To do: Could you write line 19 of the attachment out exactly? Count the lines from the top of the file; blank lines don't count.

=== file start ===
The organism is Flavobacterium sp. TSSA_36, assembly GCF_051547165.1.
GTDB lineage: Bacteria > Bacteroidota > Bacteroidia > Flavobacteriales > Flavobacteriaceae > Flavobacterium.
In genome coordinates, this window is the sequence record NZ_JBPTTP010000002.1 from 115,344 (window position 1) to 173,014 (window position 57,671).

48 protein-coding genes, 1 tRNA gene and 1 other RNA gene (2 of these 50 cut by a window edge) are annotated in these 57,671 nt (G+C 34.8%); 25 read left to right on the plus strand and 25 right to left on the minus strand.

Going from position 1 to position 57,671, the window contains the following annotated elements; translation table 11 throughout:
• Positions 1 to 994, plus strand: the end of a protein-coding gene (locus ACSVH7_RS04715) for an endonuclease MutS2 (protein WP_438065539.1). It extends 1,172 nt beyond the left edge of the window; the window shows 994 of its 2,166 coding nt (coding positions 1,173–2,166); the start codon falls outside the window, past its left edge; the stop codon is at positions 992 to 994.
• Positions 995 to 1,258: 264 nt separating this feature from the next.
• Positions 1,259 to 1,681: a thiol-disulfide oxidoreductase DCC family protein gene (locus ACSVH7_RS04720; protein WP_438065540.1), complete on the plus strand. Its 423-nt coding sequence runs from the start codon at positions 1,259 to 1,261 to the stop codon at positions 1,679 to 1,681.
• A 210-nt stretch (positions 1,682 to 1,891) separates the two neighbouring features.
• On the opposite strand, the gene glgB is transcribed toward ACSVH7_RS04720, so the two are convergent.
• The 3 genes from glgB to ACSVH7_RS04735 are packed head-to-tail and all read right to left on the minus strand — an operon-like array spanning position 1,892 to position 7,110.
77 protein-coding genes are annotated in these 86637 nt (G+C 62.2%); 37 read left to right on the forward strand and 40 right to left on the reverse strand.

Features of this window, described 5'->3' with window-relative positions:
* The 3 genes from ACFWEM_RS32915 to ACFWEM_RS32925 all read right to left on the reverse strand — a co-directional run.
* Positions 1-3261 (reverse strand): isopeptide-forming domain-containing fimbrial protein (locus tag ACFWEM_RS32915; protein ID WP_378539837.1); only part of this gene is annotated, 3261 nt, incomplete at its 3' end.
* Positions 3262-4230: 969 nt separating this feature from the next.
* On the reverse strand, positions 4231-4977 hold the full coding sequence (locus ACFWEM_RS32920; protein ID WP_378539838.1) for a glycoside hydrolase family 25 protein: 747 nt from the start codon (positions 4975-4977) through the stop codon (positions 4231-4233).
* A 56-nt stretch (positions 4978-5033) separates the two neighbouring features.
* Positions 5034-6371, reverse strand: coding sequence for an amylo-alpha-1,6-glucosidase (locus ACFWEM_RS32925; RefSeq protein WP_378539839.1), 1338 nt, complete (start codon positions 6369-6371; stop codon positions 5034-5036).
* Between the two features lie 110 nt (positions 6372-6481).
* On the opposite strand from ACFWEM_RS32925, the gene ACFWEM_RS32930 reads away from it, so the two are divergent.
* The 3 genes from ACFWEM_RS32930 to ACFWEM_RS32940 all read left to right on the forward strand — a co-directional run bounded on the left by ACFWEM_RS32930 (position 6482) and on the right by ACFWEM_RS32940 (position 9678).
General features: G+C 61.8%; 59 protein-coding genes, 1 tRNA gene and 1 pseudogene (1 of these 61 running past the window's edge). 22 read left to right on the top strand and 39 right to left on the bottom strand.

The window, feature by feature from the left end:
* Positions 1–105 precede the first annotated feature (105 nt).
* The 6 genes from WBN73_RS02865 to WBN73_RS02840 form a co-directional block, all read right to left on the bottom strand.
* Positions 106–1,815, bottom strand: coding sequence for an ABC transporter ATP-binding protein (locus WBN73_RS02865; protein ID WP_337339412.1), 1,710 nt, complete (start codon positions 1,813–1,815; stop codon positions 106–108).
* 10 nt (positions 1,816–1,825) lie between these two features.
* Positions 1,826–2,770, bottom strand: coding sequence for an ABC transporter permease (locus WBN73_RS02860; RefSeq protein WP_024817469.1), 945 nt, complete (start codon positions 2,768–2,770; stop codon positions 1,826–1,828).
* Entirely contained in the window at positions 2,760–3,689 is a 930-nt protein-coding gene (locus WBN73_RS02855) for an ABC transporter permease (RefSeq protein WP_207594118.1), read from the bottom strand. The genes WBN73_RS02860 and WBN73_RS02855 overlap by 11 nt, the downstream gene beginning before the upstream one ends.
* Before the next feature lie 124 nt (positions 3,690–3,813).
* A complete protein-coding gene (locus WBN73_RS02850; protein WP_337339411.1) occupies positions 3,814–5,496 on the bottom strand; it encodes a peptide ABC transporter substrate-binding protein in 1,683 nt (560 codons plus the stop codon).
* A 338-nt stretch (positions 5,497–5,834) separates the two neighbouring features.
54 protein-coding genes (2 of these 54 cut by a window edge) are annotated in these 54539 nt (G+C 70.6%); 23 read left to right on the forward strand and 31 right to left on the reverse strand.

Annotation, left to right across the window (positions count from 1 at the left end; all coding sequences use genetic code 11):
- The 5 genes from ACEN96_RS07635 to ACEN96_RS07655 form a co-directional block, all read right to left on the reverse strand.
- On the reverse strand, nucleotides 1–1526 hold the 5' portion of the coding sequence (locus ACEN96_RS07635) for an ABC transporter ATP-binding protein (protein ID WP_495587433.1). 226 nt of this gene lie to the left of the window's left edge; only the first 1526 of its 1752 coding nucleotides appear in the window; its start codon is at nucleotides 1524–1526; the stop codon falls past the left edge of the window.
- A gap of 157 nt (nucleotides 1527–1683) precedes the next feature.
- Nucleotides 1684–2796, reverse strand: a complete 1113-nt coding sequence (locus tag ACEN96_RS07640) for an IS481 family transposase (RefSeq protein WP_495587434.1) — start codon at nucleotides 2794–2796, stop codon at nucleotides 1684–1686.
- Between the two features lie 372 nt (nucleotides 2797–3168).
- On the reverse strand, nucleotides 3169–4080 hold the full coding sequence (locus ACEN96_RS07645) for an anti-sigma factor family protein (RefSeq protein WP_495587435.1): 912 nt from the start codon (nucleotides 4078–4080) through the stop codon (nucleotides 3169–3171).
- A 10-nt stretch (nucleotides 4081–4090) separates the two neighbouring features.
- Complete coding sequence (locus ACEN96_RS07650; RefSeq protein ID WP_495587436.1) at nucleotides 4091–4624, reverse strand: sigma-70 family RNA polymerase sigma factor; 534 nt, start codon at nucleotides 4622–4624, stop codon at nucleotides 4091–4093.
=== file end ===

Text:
* Positions 5034-6371, reverse strand: coding sequence for an amylo-alpha-1,6-glucosidase (locus ACFWEM_RS32925; RefSeq protein WP_378539839.1), 1338 nt, complete (start codon positions 6369-6371; stop codon positions 5034-5036).